Ask Colin: Deciding Where to Travel

I know you’ve traveled a lot, and I truly want to travel, maybe full-time someday, too.

The problem is I can’t decide where to go! Every place looks amazing to me.

I think you’ve had other people choose for you before; any advice on how to do that, or how to decide where to travel, in general?

Thaaannnnkkkkss!

Heidi

Hey Heidi-

It’s wonderful that you want to see more of the world!

Travel can open our eyes to a wider range of possibilities, and can help us to three-dimensionalize our perspective of the world.

It’s a stellar investment to make in oneself, whatever age one happens to be.

The specifics of the trip are often less important than the experience of stepping beyond one’s familiar routine, geography, and culture—so there are countless ways to approach it.

If funds are low, visiting the next town over, roadtripping to the nearest large city, or even taking the time to more thoroughly explore your hometown as if you were a tourist can net you some of the same benefits as traveling overseas.

Traveling longer-term is a big commitment, and definitely not for everyone. I tend to prefer it, personally, because it allows me to slowly acclimate to a place, not feeling like I need to rush and not feeling like I can’t put down some roots, develop some relationships, and generally take my time: renting a home base, going to the grocery store, and walking around with no real destination—as opposed to the time-constrained reality of wanting to cram as much as possible into just a few days.

There’s a lot to be gained from any shape or style of travel, though, and there’s certainly value in visiting a wider variety of destinations: including the ability to compare and contrast places, rather than staying a long while in just one or two locales, and thus, lacking the means to make more diverse comparisons.

Having a bit of both experiences—depth and breadth—is optimal, but most of us end up leaning one way or another, much of the time. And that’s okay, too.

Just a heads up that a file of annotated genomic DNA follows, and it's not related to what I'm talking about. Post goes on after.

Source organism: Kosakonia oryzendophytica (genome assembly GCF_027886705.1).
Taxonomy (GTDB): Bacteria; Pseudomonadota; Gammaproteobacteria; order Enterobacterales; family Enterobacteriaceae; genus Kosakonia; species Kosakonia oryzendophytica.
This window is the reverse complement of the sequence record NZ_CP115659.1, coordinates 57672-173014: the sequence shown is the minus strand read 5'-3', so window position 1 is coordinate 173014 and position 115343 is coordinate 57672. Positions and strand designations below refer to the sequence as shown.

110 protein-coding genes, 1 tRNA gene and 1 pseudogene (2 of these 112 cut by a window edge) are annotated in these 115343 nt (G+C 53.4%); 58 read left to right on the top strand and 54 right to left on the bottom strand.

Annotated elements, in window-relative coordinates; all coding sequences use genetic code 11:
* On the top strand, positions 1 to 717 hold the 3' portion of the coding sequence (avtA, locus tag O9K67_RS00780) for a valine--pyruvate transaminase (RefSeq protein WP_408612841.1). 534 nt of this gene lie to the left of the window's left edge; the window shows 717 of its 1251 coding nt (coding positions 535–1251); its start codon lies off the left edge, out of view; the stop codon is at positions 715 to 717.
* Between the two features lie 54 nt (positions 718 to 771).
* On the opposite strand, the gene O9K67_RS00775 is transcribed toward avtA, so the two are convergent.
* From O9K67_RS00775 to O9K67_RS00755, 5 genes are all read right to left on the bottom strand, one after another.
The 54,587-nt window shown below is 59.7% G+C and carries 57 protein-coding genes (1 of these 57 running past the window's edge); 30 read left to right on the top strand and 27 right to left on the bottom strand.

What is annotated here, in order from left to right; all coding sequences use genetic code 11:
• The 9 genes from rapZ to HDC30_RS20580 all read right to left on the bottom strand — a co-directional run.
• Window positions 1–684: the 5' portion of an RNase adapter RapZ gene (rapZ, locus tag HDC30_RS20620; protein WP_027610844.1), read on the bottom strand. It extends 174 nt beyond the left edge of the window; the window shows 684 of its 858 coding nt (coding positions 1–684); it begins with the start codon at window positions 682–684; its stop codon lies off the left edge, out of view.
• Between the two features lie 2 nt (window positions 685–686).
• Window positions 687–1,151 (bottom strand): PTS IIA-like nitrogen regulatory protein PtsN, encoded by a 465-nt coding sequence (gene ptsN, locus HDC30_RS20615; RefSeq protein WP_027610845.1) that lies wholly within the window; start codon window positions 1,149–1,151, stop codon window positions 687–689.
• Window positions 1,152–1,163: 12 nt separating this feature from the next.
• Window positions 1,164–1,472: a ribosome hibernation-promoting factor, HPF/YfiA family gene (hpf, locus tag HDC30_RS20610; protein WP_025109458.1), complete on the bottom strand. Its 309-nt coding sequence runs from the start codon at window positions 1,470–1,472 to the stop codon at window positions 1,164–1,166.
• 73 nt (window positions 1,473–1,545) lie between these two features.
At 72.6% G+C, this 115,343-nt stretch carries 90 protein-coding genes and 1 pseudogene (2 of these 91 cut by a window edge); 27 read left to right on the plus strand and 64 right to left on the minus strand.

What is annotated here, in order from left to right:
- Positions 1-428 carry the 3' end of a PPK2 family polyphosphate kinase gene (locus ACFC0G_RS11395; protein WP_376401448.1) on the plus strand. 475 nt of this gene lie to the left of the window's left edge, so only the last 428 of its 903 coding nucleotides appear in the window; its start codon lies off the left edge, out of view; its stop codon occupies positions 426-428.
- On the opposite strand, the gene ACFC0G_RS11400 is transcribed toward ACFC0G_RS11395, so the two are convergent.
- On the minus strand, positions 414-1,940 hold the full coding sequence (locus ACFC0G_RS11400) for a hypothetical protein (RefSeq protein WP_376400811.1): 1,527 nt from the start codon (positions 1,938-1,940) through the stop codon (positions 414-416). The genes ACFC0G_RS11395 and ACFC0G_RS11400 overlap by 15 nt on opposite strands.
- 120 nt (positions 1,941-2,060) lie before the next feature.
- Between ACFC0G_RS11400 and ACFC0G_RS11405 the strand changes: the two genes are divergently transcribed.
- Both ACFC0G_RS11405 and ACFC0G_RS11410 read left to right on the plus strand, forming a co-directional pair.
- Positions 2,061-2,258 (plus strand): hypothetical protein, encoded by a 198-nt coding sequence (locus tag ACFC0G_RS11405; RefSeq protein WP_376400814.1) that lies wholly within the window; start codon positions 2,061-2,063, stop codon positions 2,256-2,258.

In terms of deciding where to go, your style of travel can help you make that decision, as can your budget, what you hope to accomplish while in the area, and other personal ambition-related specifics.

If your budget is relatively constrained, you might consider visiting a place where your money will stretch a bit further, rather than going someplace where you’ll be relatively less capable of doing what you want to do.

It’s tempting to visit famous places like New York City and London and Shanghai and Moscow, for example, but you will almost certainly be able to afford a better place in a more central part of town if you visit Chicago instead of NYC or Edinburgh instead of London.

There are absolutely benefits to visiting larger, better-known, and often more densely populated parts of the world, but your finances will stretch further if you choose something on the medium to medium-high end of the density spectrum. Having more of your budget left after paying for essentials means you’ll be able afford better food, better drinks, more museum passes or theatre tickets; whatever your ambitions, you’ll be more likely to achieve them, without breaking the bank, if you opt for the less-spendy place.

This won’t always be an option, of course, as many of these big, expensive cities are big and expensive because they have things that don’t exist and cannot be easily replicated elsewhere.

All else being equal, though, I almost always prefer to visit medium-sized and smaller cities, because they often provide a better sense of the local culture (cities above a certain population tend to lose a bit of their rough edges, due to globalization and the necessities of scale) and allow me the freedom to adventure more casually while still staying within my budget.

It’s also worth figuring out which sorts of destinations you latently prefer, and then deciding if maybe you should visit the opposite.